skip to main content

Youth Commission present recommendations to the PCC, police and partners

  • Last Updated: 18-03-2021 at 17:03

A project to pilot voluntary night stewards so young people feel safer walking at night has been proposed by Lincolnshire’s ground-breaking Youth Commission.

The commission was established by the county’s Police and Crime Commissioner to give young people a voice in policing, crime and community safety issues.

The Youth Commission was first established in the summer of 2020 and is made up of 28 young people recruited from across the county aged between 14 and 25.

Last month, after engaging with more than 1,300 young people from across the county, the commissioners presented their final report to a group of nearly 100 senior police officers, senior council leaders and youth workers.

The report identified five key areas priorities for young people – mental health, hate crime, abusive relationships, night-time safety and relationship with the police and recommends a number of measures including:

  • Appoint ‘Mental Health Ambassadors’ or ‘Mental Health First Aiders’ in the community and educational settings with a focus on supporting the various needs of all ages.
  • Through Youth Commission workshops and social media, create space for young people to talk about Hate Crime, promoting awareness, education and highlight support services for young people.
  • Ensure education on all types of abuse is delivered to young people from an early age and promote healthy relationships and highlight unacceptable, controlling or abusive behaviours.
  • Work with partners to pilot voluntary night stewards being placed in higher populated areas of Lincolnshire to help young people feel safe walking alone in the dark and provide access to free rape alarms
  • Work with the Police to promote ‘experience days’ such as ‘a day in the life of an officer’ allowing young people to see first-hand the positive work the Police do and help build positive relationships.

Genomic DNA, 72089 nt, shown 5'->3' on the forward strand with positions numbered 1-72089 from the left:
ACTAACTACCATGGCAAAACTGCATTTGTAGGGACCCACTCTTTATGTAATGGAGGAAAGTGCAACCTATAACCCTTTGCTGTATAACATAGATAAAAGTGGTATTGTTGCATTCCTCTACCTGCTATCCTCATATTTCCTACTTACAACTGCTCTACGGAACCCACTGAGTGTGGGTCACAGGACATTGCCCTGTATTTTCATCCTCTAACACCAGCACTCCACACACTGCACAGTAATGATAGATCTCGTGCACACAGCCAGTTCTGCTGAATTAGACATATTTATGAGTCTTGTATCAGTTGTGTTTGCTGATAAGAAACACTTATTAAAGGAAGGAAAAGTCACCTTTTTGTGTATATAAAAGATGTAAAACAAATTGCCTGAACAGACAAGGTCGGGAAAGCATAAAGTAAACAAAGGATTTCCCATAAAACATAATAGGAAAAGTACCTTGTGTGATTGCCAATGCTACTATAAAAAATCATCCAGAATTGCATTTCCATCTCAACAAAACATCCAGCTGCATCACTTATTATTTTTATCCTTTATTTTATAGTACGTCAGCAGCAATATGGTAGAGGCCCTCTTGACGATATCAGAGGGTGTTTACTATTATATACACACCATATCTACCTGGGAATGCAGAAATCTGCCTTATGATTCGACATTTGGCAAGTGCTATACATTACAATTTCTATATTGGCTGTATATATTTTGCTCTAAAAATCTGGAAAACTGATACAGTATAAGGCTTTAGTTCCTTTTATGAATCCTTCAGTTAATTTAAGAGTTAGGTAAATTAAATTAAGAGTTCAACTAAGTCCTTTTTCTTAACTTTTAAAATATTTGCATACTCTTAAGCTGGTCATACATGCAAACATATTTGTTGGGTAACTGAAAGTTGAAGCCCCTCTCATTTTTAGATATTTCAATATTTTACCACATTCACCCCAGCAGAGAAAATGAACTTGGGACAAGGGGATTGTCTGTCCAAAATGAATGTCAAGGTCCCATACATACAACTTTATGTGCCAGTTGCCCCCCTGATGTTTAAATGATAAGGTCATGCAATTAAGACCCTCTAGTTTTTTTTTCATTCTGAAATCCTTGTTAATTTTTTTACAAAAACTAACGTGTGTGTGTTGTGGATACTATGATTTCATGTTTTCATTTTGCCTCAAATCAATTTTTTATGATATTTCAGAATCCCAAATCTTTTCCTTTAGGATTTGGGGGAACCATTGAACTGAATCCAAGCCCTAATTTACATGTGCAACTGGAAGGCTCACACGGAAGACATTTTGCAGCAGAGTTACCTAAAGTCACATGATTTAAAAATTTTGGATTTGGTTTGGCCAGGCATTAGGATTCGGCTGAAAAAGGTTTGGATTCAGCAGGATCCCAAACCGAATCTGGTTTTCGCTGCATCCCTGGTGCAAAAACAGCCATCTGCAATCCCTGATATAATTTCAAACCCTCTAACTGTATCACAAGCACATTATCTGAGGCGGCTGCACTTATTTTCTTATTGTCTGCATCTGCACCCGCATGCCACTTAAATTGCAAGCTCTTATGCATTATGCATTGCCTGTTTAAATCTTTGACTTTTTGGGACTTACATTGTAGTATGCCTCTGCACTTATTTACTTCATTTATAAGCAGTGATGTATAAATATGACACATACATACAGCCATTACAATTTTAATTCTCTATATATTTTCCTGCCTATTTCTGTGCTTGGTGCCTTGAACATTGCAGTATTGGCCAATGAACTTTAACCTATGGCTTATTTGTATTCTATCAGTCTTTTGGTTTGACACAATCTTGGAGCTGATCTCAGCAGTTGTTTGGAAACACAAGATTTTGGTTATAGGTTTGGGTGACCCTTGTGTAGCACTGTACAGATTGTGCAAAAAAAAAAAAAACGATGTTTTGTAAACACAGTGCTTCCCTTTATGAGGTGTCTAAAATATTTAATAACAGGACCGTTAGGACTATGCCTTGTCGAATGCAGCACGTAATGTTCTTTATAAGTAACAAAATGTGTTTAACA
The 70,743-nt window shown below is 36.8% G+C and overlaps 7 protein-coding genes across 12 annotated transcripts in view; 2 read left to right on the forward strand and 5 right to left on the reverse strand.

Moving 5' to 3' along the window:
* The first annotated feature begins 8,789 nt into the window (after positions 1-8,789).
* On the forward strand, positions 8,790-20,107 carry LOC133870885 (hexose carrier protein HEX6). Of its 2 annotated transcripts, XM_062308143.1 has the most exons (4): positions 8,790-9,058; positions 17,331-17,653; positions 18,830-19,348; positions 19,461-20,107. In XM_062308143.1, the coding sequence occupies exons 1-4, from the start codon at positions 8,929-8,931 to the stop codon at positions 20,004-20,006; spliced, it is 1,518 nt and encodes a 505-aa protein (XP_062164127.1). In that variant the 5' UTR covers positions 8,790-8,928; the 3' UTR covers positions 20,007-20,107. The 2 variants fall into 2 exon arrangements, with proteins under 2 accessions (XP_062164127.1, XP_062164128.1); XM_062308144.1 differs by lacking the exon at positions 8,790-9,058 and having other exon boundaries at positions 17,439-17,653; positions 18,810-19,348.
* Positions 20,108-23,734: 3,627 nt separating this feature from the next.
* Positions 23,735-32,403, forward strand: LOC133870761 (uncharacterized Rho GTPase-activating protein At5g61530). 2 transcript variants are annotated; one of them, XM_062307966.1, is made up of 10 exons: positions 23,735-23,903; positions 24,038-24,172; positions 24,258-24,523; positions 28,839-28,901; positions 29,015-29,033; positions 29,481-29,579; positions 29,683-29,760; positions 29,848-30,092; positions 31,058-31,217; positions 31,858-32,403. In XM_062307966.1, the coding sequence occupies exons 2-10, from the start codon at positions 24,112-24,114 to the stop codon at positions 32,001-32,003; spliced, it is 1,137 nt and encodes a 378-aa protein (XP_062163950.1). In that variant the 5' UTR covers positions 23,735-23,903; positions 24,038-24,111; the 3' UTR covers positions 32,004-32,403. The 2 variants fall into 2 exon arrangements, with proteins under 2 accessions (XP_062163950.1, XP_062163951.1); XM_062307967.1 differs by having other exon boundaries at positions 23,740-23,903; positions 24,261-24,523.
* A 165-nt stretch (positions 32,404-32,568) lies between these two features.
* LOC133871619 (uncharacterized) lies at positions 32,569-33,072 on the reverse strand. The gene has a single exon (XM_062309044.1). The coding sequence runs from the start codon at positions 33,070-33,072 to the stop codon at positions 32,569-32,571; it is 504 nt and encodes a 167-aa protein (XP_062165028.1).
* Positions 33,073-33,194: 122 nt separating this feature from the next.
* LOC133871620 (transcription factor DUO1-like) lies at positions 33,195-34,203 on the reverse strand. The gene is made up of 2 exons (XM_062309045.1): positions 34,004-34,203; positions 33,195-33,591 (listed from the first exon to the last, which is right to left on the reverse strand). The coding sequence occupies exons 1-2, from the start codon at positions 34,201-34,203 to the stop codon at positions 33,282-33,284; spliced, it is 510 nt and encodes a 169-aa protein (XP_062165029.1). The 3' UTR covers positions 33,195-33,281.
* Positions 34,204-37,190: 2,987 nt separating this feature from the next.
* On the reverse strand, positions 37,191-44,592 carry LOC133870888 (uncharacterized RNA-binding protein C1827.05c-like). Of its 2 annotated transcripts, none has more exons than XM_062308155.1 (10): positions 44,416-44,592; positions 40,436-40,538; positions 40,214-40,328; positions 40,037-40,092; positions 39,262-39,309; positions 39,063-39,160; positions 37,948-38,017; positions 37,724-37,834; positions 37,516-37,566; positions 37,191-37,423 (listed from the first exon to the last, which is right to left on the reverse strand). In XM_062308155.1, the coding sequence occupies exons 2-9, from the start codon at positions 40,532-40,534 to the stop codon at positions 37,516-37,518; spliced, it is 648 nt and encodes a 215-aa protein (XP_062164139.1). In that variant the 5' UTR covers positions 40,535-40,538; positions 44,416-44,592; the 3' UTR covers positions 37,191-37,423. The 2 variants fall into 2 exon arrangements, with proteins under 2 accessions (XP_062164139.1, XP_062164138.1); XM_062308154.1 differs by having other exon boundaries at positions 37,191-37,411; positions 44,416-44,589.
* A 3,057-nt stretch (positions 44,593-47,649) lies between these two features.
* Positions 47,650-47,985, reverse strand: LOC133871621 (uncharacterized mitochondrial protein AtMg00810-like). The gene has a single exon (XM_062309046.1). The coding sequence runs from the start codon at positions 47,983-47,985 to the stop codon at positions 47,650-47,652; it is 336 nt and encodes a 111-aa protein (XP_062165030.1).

PCC Marc Jones praised the work of the commissioners and said he would continue to work with the members to ensure young people’s voices are heard.

“The work done by the members of the Youth Commission is remarkable for the commitment, dedication, creativity and practicality that has been brought to bear over many weeks.

“I have been genuinely impressed by the way the commissioners have engaged with 1,300 young people, listened to their hopes and fears and shaped these voices into a series of deliverable actions.

“The Youth Commission is not just a way of hearing the voices of younger residents who often don’t feel that their concerns are listened to. It will lead to a real and lasting change in the way policy is created and services are delivered. This must be just the start of the conversation.”

The project is run, on behalf of the PCC, by Leaders Unlocked - a not-for-profit specialist social enterprise that enables young people and under-represented groups to have a stronger voice on the issues that affect their lives.

Lincolnshire Youth Commission- Project Coordinator Claudia James said: “The members have worked consistently hard through two National lockdowns, creating and delivering engaging virtual workshops and online surveys to a diverse number of young people.

“The recommendations produced by this project offer some unique suggestions for tackling pertinent issues affecting young people. I am keen to see how the recommendation created by Lincolnshire Youth Commission can be taken forward and for the conversations to continue."

The full report from the Commission can be read here